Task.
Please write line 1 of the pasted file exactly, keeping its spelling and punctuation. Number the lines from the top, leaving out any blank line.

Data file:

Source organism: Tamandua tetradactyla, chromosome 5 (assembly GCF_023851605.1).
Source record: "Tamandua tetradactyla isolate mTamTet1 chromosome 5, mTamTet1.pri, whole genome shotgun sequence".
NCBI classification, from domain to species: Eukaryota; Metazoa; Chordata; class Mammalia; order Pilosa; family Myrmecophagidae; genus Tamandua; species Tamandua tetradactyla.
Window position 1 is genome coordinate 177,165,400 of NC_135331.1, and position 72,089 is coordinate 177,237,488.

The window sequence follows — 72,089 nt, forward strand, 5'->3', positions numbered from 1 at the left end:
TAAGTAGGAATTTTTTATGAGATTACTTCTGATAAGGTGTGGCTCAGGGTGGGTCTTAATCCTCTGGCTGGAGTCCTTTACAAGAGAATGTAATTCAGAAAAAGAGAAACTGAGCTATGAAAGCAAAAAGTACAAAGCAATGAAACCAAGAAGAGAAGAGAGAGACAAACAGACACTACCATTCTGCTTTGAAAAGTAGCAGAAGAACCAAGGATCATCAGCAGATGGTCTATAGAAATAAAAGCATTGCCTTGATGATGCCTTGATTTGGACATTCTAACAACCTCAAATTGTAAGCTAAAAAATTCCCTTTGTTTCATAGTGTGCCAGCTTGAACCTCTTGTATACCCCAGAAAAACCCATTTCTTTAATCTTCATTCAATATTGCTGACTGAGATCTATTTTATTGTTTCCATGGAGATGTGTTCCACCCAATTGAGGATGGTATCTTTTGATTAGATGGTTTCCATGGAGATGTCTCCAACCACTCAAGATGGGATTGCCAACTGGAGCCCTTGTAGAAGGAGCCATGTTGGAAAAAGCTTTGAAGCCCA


Source organism: Tamandua tetradactyla, chromosome 5 (assembly GCF_023851605.1).